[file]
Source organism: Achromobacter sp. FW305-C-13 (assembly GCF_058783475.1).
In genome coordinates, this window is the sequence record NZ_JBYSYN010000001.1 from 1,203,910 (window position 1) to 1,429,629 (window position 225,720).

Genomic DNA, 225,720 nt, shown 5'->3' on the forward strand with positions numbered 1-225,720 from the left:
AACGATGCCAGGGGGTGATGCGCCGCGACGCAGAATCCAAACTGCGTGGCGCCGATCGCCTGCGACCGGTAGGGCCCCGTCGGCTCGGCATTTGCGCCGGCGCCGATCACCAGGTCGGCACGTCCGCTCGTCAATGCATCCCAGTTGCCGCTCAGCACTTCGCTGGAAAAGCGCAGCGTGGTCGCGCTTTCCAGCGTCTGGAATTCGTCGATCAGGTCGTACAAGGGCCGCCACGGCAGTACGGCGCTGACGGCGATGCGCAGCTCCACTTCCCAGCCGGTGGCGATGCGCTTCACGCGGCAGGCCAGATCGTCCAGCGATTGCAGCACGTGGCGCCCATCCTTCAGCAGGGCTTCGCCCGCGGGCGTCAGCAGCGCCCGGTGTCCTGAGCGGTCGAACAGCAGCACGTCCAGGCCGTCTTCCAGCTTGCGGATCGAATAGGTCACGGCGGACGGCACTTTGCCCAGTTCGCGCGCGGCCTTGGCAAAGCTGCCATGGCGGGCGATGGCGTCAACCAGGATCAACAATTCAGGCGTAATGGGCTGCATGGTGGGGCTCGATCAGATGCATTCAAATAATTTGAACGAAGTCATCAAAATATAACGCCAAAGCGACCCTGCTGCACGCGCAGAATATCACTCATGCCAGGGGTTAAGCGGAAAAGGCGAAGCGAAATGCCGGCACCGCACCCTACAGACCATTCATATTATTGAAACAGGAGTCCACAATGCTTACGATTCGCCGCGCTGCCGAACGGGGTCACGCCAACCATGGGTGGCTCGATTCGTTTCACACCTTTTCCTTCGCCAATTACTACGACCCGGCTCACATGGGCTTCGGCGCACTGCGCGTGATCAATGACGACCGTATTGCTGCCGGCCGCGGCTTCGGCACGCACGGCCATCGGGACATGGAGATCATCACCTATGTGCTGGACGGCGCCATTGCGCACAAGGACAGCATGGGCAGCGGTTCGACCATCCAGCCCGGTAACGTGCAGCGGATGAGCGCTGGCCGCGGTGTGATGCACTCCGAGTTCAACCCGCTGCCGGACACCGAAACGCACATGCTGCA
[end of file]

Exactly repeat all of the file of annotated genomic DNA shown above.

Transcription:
Source organism: Achromobacter sp. FW305-C-13 (assembly GCF_058783475.1).
In genome coordinates, this window is the sequence record NZ_JBYSYN010000001.1 from 1,203,910 (window position 1) to 1,429,629 (window position 225,720).

Genomic DNA, 225,720 nt, shown 5'->3' on the forward strand with positions numbered 1-225,720 from the left:
AACGATGCCAGGGGGTGATGCGCCGCGACGCAGAATCCAAACTGCGTGGCGCCGATCGCCTGCGACCGGTAGGGCCCCGTCGGCTCGGCATTTGCGCCGGCGCCGATCACCAGGTCGGCACGTCCGCTCGTCAATGCATCCCAGTTGCCGCTCAGCACTTCGCTGGAAAAGCGCAGCGTGGTCGCGCTTTCCAGCGTCTGGAATTCGTCGATCAGGTCGTACAAGGGCCGCCACGGCAGTACGGCGCTGACGGCGATGCGCAGCTCCACTTCCCAGCCGGTGGCGATGCGCTTCACGCGGCAGGCCAGATCGTCCAGCGATTGCAGCACGTGGCGCCCATCCTTCAGCAGGGCTTCGCCCGCGGGCGTCAGCAGCGCCCGGTGTCCTGAGCGGTCGAACAGCAGCACGTCCAGGCCGTCTTCCAGCTTGCGGATCGAATAGGTCACGGCGGACGGCACTTTGCCCAGTTCGCGCGCGGCCTTGGCAAAGCTGCCATGGCGGGCGATGGCGTCAACCAGGATCAACAATTCAGGCGTAATGGGCTGCATGGTGGGGCTCGATCAGATGCATTCAAATAATTTGAACGAAGTCATCAAAATATAACGCCAAAGCGACCCTGCTGCACGCGCAGAATATCACTCATGCCAGGGGTTAAGCGGAAAAGGCGAAGCGAAATGCCGGCACCGCACCCTACAGACCATTCATATTATTGAAACAGGAGTCCACAATGCTTACGATTCGCCGCGCTGCCGAACGGGGTCACGCCAACCATGGGTGGCTCGATTCGTTTCACACCTTTTCCTTCGCCAATTACTACGACCCGGCTCACATGGGCTTCGGCGCACTGCGCGTGATCAATGACGACCGTATTGCTGCCGGCCGCGGCTTCGGCACGCACGGCCATCGGGACATGGAGATCATCACCTATGTGCTGGACGGCGCCATTGCGCACAAGGACAGCATGGGCAGCGGTTCGACCATCCAGCCCGGTAACGTGCAGCGGATGAGCGCTGGCCGCGGTGTGATGCACTCCGAGTTCAACCCGCTGCCGGACACCGAAACGCACATGCTGCA